The truth is, there is no right or appropriate way to move through our experiences. The process, as much as our experience, is unique to each of us. What resonates with one, rubs another uncomfortably. What nourishes one, may set back another. There is no timeline, no expiration date, no ordered and linear path out and past grief. We grow familiar with it. Accustomed to the weight and shape of it in our lives. And around this reality, we begin piecing together a new us, a new life, a new rhythm.

tangleElizabeth Kübler Ross gave us some language for discussing loss with her classic Five Stages of Grief (denial, anger, bargaining, depression, acceptance), yet many of us—professionally and personally—have come to realize that 1) there are many more than five parts and 2) they seem more like facets or stations at which one may visit multiple times along their journey through loss and grief. Personally, I find myself looking much more like the depiction on the right than any kind of neat, discernable, or graceful movement. (Picture source).

While there is no one formula for expressing grief, there are both healthy and unhelpful ways of coping with our feelings in the wake of loss.   As a therapist, life coach, friend, and fellow mourner, I have sat with people of all ages, beliefs, cultures, and backgrounds through some of the darkest moments in life. I’ve sat with myself through them. In my experience, the most harm we can do is to ignore the feelings and to avoid talking about it. I know. It is scary and difficult and painful. Sometimes our losses shake and shatter everything we have come to believe, and in our grieving, we must rebuild what was razed to the ground.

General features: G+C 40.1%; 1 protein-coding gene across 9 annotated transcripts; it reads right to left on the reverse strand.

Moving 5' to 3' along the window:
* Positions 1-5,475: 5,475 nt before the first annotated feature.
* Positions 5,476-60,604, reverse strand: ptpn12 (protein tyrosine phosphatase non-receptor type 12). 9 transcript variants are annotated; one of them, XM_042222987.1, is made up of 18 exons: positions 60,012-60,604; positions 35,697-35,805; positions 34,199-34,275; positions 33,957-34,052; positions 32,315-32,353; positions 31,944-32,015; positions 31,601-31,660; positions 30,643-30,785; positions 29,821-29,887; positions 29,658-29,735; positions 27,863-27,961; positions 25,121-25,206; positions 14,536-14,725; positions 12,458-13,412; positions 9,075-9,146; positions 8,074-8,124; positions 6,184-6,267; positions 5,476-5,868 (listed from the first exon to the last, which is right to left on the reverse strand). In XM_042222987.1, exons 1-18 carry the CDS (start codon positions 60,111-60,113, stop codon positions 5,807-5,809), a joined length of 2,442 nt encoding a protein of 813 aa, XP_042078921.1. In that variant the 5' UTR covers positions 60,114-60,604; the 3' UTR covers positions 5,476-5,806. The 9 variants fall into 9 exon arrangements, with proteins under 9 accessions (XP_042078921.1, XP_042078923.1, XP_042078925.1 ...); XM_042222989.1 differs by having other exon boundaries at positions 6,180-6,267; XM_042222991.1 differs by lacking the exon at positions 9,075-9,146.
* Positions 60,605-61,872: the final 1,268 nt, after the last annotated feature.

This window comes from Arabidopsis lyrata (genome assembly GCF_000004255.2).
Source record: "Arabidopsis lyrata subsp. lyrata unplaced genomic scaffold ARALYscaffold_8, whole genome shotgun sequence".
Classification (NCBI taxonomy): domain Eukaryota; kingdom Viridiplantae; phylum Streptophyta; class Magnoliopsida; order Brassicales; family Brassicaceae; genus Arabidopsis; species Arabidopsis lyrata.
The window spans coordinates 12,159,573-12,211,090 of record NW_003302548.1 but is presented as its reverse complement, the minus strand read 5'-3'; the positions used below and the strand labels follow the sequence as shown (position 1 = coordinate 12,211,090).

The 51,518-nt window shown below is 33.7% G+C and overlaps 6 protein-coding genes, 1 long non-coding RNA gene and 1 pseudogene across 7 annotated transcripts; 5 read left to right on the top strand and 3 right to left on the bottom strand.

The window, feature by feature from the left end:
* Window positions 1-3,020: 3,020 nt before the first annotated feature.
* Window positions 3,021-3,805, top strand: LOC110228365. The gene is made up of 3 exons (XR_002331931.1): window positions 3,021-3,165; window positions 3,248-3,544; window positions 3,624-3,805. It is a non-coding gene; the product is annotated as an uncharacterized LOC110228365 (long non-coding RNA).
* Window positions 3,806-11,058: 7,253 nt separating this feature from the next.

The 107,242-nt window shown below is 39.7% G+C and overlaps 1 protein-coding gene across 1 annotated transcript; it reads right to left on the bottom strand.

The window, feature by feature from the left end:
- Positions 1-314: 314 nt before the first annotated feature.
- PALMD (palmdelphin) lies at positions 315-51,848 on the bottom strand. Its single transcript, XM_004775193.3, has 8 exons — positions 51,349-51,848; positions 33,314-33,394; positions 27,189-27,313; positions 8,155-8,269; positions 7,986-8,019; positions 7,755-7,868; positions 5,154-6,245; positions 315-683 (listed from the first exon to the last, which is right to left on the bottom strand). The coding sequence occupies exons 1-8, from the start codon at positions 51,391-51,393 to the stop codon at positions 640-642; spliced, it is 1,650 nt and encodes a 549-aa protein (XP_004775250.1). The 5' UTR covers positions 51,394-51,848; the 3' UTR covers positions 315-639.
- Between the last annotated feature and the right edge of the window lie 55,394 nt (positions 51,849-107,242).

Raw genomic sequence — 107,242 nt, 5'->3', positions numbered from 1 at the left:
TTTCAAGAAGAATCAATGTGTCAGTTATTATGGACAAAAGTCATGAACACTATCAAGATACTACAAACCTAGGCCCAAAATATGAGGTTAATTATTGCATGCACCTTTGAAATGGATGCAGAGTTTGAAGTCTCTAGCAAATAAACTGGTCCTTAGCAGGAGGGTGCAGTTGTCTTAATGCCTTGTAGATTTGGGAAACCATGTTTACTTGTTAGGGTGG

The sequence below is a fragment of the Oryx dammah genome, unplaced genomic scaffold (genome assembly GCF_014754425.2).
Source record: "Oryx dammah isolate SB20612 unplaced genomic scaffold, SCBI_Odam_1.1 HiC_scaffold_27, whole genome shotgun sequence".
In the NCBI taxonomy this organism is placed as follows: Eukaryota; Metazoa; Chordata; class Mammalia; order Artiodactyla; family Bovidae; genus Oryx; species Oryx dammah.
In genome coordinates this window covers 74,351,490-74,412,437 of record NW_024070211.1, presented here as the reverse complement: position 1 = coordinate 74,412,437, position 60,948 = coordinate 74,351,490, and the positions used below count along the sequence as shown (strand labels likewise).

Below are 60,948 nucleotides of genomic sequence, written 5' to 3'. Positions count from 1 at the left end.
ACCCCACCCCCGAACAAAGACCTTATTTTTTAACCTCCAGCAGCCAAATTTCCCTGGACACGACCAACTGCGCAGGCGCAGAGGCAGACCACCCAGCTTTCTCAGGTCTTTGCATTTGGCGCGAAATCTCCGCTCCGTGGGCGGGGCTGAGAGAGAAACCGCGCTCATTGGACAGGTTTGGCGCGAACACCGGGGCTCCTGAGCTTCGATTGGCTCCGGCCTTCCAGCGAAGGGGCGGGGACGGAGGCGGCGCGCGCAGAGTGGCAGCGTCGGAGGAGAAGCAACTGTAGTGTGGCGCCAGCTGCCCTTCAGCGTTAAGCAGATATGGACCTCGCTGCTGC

I also know the beauty that can come from sharing the process with others—in therapy, in coaching sessions, in support groups, in creative outlets—we may find that in those moments when we feel we have been left with nothing, our words offer a light and a hope to another. And out of nothing, we find, a resilient something. There can be profound healing in a validating, “me too” of another sitting with us on our mourning bench. If you are finding yourself in this place, whether it is with a pastor, rabbi, elder, priest, counselor, life coach, friend, support group, mentor, therapist, or other trusted ally, I encourage you to seek the companionship of others along your journey through grief, loss, and finding a new normal. It is one path you don’t have to walk alone.